Seeing

slice-of-life_individual

“Our days are pressured and we push children aside in order to get on with the lesson.  The more I know a child, the more I can expect of him.  When a student perceives my face as one with intelligent expectation, we have a challenging classroom.  My face and my voice carry a tone that says, “you know things and I can’t wait to find out what they are.”     Donald Graves, A Sea of Faces

“Tell me what you are thinking, Sam.”  I whispered as I looked at a Journal page with a very large pencil drawing of a face on it.

“Well, I picked WOTD, reverse and the face one half of the face is the reverse of the img_3220other.”

“Ahh. I get it.  I get your thinking.”

I pivoted towards Alexandra.  “Tell me about what you’re doing.”

“Well, I picked WOTD,  also.  I wrote down here, “Reverse is img_3224another way of being different.

I moved towards Mandy whose page was filled with writing.  “When I heard the word reverse I started to think of opposites and then I was stuck.  I heard Emma say ‘clock’ and that got me unstuck and I wrote more.”

I was in awe as I am every week.  I paused and shared my observation.  “I am amazed every week at what unique thinking you all bring to Journal Soft Start, especially, WOTD.  When I thought of reverse I though of backing up my car.  You all have opened my eyes to the possibilities.  We writers can do for each other, we can help each other see possibility.”

As our Soft Start time was nearing it’s end, I got down on the floor next to Jimmy.  He has has consistently chosen WOTD for a number of weeks, he has this idea of turning them all into a book.  He even said “If you ever took Word of the Day away as an invitation, I’d quit!”  I looked down at his journal page and saw a person with what looked like a reflection.  “What one liner did you write today?”  I asked, quite curious to know where his thinking went with the word reverse.  I read “Reverse.  Let’s change the way we look at things.”  I followed with “Why? Why do you think it’s important to change the way we look at things?” He kept coloring and answered with “Well, you might learn more about different people and you might understand why people do things.  That’s kinda important.  Maybe there will be less fights.”

I’ve been reading a lot these days about seeing kids.  On Monday night, I heard  Jacqueline Woodson speak at our One Book One Town event.  She said,  “When someone sees me I feel loved.”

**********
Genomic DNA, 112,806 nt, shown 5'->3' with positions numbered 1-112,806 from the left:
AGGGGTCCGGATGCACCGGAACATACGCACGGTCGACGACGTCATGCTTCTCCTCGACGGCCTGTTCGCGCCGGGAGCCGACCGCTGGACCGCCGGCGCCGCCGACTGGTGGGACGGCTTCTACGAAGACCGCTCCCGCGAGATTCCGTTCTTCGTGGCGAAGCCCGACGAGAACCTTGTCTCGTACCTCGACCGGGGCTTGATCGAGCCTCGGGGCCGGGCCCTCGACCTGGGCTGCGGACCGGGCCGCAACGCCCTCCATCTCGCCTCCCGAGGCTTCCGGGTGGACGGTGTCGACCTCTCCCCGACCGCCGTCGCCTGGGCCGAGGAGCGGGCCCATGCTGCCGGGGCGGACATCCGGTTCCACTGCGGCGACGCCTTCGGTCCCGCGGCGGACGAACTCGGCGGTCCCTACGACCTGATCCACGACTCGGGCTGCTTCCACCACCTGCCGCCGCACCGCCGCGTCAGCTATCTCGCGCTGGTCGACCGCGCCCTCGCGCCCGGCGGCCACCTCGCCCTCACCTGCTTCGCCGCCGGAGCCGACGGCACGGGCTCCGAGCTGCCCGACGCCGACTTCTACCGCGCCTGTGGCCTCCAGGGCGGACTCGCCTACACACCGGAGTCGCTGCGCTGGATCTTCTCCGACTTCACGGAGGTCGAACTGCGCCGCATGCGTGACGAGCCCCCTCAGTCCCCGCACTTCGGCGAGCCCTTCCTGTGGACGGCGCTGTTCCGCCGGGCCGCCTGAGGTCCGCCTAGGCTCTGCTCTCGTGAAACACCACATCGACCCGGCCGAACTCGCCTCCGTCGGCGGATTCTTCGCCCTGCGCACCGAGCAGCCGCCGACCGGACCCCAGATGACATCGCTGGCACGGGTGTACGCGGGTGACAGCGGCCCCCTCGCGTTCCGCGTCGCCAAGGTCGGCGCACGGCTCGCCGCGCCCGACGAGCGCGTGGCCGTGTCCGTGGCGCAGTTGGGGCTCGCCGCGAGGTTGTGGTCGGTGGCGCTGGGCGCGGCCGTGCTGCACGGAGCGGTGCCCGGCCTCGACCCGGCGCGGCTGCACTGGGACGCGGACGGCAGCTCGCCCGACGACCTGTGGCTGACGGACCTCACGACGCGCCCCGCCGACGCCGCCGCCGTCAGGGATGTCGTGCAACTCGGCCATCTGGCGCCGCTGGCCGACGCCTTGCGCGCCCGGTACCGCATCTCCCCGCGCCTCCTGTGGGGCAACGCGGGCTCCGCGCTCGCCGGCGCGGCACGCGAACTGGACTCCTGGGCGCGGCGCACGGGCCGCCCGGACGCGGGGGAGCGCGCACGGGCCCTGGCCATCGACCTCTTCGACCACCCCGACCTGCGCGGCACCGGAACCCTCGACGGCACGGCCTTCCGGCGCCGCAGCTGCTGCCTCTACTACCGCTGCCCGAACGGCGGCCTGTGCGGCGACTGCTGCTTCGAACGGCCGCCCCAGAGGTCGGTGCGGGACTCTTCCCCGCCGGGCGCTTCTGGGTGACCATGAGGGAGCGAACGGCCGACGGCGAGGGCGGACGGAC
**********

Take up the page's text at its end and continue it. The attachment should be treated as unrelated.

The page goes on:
I think my time with Jess and her 4th graders has given me time and space to see kids and their thinking.  Every time they make a mark on the page, whether it be word or picture, they begin to reveal a little piece of how their minds work and I get to see a piece of who they are.

Seeing and knowing is the work that matters.

img_3223

 

 

 

 

“O

11 thoughts on “Seeing”

  1. Love that quote!!! Also, love that you have always taken the time to see kids. This seeing is growing relationships and writers. Thanks for sharing your words and these glimpses into notebooks.

    Like

  2. All of the thinking behind the Donald Graves quote is SO important. I wish I could get more people to do soft starts– so far it’s been a SLOW start. You weave real-time interactions with reflection so well in your writing. I wish I’d have met you on Monday night– I came with a friend but we left right after the talk as it’s an hour ride home.

    Like

  3. What a beautiful set of interactions with young writers. Love this line you gave them: “We writers can do for each other, we can help each other see possibility.” Seeing possibility is what inspires us all, and probably keeps us writing. So much to love here!

    Like

  4. “If you ever took WOTD away as an invitation, I’d quit.” ❤️ Your post has warmed my heart…again. Thanks, Dawn. (I’m going to put your post in the Writing Round-Up next week too!)

    Like

  5. This is a wonderful post about using a simple prompt to get the most out of kids. I love the response “Let’s change the way we look at things.” We all need a dose of that logic!

    Like

  6. Seeing kids and knowing IS the work that matters – so that they feel valued, loved. The conversations the kids had about “reverse” are wonderful – so many ways to “see” and “know” and so very important to TALK about them! Beautiful work in every way, Dawn. 🙂

    Like

Leave a Reply

Fill in your details below or click an icon to log in:

WordPress.com Logo

You are commenting using your WordPress.com account. Log Out /  Change )

Google photo

You are commenting using your Google account. Log Out /  Change )

Twitter picture

You are commenting using your Twitter account. Log Out /  Change )

Facebook photo

You are commenting using your Facebook account. Log Out /  Change )

Connecting to %s